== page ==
For moral support, I recommend Mondo Barbie. More here where I blogged about your thoughtful post. I also recommend M. G. Lord's Forever Barbie: The Unauthorized Biography of a Real Doll.

Anne said...

Meika--your myth is not far off: Margaret Talbot says that "One of Handler's inspirations for the Barbie doll was a postwar cartoon character who had originally been featured in the German newspaper Bild. Lilli as she was called, was a touch little blonde with an eye for the main chance; eventually she had been turned into a lewd three-dimensional item intended for purchase by men..."

If you haven't yet, stop by Sally's: the quotation from Mondo Barbie is great old-fashioned stuff.

I'm beginning to wonder why I ever paused. Now, what do I do if she gets Barbie from someone else....?

Dave Munger said...

Anne, I just realized something -- I'm a little jealous of you: you can talk about your potential Christmas/birthday gifts on your blog. My kids read my blog! Suffice it to say, I'm saddled with the teen-age version of the same problem.

brd said...

The Barbie problem. Ah, if it could be solved by not purchasing one item from a Christmas list. But (sigh) it is far from that simple. The culture bombards our girls. I started my day on the phone with AOL, telling them in no uncertain terms that I was offended for myself and my children at it's home page exploitation of the breasts of Britney Spears (plastic or not.)

Keep struggling with the issues. Your daughters may never even remember whether they did or didn't own a Barbie. They will remember that you struggled to make sure that they knew they are whole and important human beings.

Anne said...

brd: I know, I know: it's a losing battle but, as you say, one worth fighting. And one begins to sound like such a fuddy-duddy. But I embrace it, my fuddi-duddiness, that is.

And yes, Dave, it is pretty delicious to be able to broadcast what's in the basement, unwrapped, even now. She's not allowed in the basement and too little to disobey. She cannot read. (Although she loves to write and has painstakingly, letter by letter, spelled out the lyrics to the first verse of "Santa Claus is coming to town." These lyrics are clipped to the top of her "list" (all pictures from catalogs with Barbie invisible on the bottom).)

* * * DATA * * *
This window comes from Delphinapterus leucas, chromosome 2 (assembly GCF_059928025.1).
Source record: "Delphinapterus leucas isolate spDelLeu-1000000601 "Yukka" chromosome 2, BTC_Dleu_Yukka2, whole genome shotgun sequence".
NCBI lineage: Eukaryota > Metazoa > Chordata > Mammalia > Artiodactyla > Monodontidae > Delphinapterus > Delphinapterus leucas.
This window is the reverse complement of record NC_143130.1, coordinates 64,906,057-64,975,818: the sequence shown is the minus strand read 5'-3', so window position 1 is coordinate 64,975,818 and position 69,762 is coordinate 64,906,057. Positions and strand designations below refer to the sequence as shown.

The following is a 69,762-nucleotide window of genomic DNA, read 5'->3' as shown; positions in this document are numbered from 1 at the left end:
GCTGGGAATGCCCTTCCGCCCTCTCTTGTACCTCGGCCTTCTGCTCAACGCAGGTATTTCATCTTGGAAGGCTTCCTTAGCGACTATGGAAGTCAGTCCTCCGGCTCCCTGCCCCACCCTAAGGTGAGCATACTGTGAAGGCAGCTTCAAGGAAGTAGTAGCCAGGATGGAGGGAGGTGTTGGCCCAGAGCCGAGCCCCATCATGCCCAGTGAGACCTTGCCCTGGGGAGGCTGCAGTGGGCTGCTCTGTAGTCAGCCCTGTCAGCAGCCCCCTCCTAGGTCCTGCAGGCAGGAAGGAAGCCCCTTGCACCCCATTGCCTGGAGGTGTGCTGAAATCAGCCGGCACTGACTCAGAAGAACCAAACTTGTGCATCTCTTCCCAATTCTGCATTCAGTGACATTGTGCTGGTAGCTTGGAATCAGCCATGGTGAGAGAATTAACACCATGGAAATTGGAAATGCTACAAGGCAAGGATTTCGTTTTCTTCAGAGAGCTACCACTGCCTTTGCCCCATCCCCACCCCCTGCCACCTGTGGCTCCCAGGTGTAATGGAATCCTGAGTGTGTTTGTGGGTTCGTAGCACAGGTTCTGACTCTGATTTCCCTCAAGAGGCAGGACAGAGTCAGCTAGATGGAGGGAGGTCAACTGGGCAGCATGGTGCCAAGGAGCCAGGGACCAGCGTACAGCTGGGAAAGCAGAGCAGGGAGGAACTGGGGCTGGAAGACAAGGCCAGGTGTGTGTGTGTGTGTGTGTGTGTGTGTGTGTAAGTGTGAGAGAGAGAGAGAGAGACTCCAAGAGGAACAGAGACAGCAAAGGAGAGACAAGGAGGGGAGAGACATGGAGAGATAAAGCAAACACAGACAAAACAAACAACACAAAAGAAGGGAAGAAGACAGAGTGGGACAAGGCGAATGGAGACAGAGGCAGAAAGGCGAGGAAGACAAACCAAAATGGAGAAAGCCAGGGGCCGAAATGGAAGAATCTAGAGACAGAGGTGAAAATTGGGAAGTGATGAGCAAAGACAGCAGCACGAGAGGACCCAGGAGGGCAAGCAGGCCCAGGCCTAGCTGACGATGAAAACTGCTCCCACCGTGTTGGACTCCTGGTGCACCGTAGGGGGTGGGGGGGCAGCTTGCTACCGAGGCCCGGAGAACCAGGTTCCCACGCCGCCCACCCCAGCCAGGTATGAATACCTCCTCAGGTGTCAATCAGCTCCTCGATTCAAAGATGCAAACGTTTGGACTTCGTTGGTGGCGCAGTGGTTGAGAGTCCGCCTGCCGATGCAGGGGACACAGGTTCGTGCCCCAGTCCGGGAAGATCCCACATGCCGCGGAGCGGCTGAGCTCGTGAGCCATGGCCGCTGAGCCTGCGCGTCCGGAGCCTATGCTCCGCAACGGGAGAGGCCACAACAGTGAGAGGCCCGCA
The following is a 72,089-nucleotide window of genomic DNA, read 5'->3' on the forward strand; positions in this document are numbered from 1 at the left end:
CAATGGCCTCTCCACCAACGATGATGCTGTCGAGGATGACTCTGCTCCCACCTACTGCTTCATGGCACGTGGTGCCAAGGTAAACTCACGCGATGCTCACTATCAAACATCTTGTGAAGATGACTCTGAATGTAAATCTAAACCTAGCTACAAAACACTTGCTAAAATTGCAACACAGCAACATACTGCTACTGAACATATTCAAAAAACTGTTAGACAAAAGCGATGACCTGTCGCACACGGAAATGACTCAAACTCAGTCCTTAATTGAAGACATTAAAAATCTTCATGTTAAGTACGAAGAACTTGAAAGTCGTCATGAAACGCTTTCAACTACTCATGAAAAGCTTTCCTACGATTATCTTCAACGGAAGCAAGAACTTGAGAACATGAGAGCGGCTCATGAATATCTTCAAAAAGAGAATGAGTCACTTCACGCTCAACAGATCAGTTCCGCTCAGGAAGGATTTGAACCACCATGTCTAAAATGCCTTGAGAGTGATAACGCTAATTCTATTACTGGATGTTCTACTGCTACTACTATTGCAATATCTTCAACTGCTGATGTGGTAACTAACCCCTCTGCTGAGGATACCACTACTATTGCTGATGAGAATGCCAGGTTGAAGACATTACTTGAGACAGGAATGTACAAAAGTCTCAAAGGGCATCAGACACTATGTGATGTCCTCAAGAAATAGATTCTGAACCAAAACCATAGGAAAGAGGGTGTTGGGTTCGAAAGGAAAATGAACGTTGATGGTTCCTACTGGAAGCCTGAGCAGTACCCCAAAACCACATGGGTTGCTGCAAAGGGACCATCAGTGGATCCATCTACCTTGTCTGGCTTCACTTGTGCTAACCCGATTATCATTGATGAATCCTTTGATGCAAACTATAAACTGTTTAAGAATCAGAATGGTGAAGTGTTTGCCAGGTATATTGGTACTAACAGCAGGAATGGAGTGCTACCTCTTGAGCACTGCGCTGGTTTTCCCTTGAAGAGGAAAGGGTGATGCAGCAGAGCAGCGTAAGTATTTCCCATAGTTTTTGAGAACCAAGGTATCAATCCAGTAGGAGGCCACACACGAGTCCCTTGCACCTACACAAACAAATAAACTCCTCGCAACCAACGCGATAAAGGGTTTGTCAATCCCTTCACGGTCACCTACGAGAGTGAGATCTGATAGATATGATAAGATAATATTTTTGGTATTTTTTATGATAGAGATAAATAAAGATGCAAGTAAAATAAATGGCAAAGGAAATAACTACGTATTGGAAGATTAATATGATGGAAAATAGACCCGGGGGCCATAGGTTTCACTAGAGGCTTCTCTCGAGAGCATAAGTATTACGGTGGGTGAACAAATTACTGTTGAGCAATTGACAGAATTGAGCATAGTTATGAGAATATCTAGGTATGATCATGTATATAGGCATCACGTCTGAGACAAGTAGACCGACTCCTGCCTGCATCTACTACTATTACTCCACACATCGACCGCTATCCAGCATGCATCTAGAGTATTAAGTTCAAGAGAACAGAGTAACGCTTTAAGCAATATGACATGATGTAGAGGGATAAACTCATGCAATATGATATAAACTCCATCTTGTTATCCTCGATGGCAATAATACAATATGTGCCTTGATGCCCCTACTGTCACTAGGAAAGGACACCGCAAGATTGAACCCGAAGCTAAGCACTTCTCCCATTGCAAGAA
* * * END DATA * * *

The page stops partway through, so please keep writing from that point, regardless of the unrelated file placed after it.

Michelle said...

Hi Anne,
I hope I'm not too late to join the conversation. I had a Barbie (several, actually) when I was young. I don't believe it made me insecure about the type of figure I should have, since it was a 12-inch doll and I couldn't really figure out how skinny she'd be if she were an actual human being. That being said, I *know* that I was affected by the blonde-hair, blue-eyed ideal that seemed to be upheld by the Barbie. (Sure, they came out with more multicultural Barbies, including an Asian barbie, but that wasn't until a few years later, and even then, the blonde Barbie was *the* Barbie to have.)

D.M. said...

this is awesome... i'm not a parent myself, but i am so hearing what ur saying. thanks! :-)

Anonymous said...

I cant beleave that bratz are even on the market even the babys dress like hoochies.Its unbeleavable to me that parents would buy these dolls after taking one look at them.

Freudian Slip said...

Way to go! It's hard to say no to your kids now, but boy will they thank you when they are older. This is very important stuff!
Matt

genevieve said...

Dear old Babs, she never goes away.
The ideal is to have some at a cousin's house, that can be played with briefly as a special treat.

We got around the dilemma of the three aunties (inlaws, of course) buying and bestowing the Barbie without two hoots about my concerns, (and openly admitting they didn't care, either - FASCISTS!!) by purchasing blackhaired friends and Skipper sisters for Barbie, as well as several beautiful evening gowns at Christmas times, rather than the skimpy stuff. But her head ended up over the fence quite a few times. I should have let it stay there I think. Though a gaggle of Barbies is quite a good solution in itself - they seem less significant once they get all messed up and the kid has to deal with all that hair and all those freaking shoes....

Agree with Dave M. about the blogging family issue - it's a pain, innit? some hilarious things happen here. I have blogged my kids deconstructing Citizen Kane, and losing phones in a mosh pit, but that's as far as I dare go.

It's great you have the support of your family on this, Anne. I was really annoyed that it wasn't my choice, and wish I had been a bit tougher about it.

By the way, the workers in the Bratz factory in China are paid something like 10c a doll and work 90 hour weeks. So that's another good reason not to buy them.